Opioid Withdrawal: Symptoms, Management, & Help
The opioid class of substances includes several legally prescribed medications, including hydrocodone and oxycodone, as well as certain illegal drugs such as heroin and illicitly manufactured fentanyl.1
Opioid drugs bind to and activate receptors in the brain, resulting in several neurochemical changes that lead to pain relief as well as an increase in dopamine neurotransmitter activity.2 Opioid-associated increases in dopamine activity strongly reinforce continued use of the drug, making the user want to recreate the experience time and again—which helps to explain their inherent potential for misuse and addiction.2
While they can be safe and effective for short-term use for pain management and certain other medical issues, people commonly divert prescription opioids for non-medical misuse.2 Because of their reinforcing effects, continued opioid misuse may lay the groundwork for the eventual development of the compulsive patterns of use associated with opioid addiction or, more technically, opioid use disorder (OUD)—a condition marked by continued opioid use despite the clinically significant distress or impairment that such use leads to.3
Opioid addiction is a serious public health crisis in the United States, and many of those who struggle with opioid addiction find it especially challenging to not use the drugs because of the uncomfortable withdrawal symptoms that develop when use slows or stops. Due to concerns for comfort and safety, attempts to cope with opioid withdrawal at home and/or alone are seldom advisable by medical professionals.4 Instead, a professional detox allows for close monitoring of people during this difficult time and medical intervention to ease opioid withdrawal symptoms more comfortably and safely.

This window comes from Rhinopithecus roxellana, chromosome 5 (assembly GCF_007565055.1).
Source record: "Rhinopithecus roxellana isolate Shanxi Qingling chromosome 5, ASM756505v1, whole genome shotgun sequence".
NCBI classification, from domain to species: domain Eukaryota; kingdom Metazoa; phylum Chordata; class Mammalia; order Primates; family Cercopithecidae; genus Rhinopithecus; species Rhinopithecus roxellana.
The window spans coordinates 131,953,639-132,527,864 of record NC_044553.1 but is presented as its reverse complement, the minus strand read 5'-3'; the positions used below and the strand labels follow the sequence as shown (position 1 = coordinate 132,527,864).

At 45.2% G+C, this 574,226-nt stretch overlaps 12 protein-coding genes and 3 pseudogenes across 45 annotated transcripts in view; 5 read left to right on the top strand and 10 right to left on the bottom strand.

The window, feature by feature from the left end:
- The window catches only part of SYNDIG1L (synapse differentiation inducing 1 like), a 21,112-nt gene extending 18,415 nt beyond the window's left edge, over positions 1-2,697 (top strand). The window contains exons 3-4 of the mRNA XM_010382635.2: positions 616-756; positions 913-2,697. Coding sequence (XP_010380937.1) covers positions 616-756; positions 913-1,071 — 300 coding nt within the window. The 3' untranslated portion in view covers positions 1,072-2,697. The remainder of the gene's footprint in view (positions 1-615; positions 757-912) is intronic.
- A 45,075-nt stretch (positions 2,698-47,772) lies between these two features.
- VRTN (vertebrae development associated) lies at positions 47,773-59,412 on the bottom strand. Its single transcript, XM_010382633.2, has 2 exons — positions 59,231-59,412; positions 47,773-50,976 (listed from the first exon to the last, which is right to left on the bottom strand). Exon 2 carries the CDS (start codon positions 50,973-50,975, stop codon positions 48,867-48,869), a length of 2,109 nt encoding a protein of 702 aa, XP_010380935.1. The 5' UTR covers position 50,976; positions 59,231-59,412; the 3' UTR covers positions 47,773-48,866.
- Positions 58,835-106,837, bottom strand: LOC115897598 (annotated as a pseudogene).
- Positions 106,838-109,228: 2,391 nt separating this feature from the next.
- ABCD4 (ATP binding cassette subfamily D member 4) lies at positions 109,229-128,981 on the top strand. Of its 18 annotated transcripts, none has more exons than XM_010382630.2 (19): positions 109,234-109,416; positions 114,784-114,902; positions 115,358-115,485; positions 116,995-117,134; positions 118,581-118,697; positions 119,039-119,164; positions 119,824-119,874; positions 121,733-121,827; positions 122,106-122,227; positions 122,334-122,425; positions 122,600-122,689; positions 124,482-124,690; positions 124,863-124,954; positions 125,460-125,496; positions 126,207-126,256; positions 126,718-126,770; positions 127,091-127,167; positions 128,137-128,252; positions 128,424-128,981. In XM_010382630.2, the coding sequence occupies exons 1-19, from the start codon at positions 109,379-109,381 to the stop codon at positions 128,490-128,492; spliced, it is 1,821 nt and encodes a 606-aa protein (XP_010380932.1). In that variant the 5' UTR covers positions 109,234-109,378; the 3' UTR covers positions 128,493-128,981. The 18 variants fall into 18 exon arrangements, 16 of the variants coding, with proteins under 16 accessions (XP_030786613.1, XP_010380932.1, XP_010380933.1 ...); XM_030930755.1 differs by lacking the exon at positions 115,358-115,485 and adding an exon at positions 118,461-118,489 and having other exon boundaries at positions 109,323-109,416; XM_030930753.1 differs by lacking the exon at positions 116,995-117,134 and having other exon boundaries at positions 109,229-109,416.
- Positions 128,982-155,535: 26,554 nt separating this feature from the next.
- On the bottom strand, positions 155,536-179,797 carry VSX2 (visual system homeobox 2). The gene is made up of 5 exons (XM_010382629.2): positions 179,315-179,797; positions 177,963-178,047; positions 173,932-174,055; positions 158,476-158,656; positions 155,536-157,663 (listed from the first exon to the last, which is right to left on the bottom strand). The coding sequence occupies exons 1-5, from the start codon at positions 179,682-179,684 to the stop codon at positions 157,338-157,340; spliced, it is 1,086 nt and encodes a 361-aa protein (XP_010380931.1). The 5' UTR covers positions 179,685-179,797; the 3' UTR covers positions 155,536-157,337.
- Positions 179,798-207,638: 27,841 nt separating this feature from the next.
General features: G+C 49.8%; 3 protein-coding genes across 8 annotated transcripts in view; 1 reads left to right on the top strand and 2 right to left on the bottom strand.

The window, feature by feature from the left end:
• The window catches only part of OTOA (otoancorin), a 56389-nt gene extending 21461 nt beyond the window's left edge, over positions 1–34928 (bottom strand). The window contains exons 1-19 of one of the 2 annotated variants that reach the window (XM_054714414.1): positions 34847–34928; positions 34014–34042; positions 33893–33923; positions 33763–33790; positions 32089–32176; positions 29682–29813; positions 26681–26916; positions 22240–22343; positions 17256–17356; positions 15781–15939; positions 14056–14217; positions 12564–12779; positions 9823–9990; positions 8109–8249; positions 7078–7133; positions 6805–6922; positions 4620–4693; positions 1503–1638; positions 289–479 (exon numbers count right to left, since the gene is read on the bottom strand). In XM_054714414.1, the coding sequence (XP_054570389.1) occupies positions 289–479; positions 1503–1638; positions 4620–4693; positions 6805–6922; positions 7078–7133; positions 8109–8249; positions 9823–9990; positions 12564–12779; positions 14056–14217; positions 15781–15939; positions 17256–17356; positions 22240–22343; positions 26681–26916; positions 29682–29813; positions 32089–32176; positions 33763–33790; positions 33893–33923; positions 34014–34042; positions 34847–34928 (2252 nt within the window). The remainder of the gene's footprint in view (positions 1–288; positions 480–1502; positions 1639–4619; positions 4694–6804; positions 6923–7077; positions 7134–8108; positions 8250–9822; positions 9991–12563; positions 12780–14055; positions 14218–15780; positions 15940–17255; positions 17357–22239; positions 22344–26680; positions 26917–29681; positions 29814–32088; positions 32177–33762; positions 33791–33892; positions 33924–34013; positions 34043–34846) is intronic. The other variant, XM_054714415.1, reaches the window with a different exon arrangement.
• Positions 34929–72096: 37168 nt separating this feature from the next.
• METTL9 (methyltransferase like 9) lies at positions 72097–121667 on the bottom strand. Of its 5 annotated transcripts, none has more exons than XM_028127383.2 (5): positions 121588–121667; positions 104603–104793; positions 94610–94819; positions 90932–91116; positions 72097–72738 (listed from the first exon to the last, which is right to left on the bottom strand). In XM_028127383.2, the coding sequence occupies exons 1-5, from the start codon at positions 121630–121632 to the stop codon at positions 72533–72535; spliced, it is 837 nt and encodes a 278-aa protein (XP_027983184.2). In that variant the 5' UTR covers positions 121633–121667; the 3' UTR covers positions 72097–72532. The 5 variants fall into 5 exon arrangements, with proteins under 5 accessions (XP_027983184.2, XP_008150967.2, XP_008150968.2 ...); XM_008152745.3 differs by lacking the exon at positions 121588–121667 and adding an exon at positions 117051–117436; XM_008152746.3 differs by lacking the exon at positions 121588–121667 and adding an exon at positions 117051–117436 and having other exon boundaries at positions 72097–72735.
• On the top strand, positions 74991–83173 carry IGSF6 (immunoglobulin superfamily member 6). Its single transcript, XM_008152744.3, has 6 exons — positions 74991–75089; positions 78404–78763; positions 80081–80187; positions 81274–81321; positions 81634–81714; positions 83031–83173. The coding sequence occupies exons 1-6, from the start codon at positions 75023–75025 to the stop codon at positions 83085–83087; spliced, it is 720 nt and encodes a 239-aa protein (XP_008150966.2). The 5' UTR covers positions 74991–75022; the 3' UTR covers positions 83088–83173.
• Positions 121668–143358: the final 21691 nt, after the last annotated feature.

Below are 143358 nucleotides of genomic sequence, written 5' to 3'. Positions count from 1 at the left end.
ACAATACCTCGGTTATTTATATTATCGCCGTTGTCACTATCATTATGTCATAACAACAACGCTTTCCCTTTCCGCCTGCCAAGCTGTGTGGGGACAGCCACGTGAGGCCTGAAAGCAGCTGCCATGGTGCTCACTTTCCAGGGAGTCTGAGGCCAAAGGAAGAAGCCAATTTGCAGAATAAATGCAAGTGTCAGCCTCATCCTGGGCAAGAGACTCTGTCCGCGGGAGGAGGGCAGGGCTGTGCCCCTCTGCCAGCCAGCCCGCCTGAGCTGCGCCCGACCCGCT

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What Happens During Opioid Withdrawal?
There is a progression that often takes place when people use opioids. Repeated use of opioids, even those prescribed by a doctor, can lead to a physiological development known as opioid dependence.2
Opioid dependence develops as the brain adapts to the presence of these drugs and, as a result, people come to rely on the drug to feel and function relatively normally.2 When someone is dependent on opioids, the absence of these drugs can result in physiological changes that underlie what’s known as opioid withdrawal.2 People with significant dependence to opioid drugs may experience withdrawal symptoms as quickly as a few hours after the drug was last taken.2
Symptoms of opioid withdrawal may include:2,3
- Muscle and bone pain.
- Diarrhea and vomiting.
- Intense cravings.
- Problems with sleep.
- Psychological distress.
- Cold flashes.
- Uncontrollable leg movements (i.e., “kicks”).
Left unmanaged, opioid withdrawal can become increasingly severe and unpleasant. Though opioid withdrawal is seldom life-threatening, certain medical complications could develop. These complications, should they arise, could require more emergent attention and medical management.4